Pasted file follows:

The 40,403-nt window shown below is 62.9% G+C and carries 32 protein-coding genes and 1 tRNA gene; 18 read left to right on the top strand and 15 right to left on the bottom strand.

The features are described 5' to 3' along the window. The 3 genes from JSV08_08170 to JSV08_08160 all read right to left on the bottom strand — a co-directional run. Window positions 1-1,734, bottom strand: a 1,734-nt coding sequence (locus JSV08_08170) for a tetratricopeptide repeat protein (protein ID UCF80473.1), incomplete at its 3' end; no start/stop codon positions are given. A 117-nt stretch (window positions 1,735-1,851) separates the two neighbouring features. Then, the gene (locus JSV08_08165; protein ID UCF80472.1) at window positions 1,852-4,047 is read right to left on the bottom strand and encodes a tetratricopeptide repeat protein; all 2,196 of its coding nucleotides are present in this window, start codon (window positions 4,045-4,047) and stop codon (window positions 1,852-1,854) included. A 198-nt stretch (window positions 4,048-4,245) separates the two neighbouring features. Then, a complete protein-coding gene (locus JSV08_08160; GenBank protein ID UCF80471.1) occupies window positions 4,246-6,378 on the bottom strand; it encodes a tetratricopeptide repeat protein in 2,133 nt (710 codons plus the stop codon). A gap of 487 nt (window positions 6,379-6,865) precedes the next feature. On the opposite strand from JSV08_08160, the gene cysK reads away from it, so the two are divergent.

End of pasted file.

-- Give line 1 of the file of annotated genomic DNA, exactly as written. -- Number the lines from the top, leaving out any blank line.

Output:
The 40,403-nt window shown below is 62.9% G+C and carries 32 protein-coding genes and 1 tRNA gene; 18 read left to right on the top strand and 15 right to left on the bottom strand.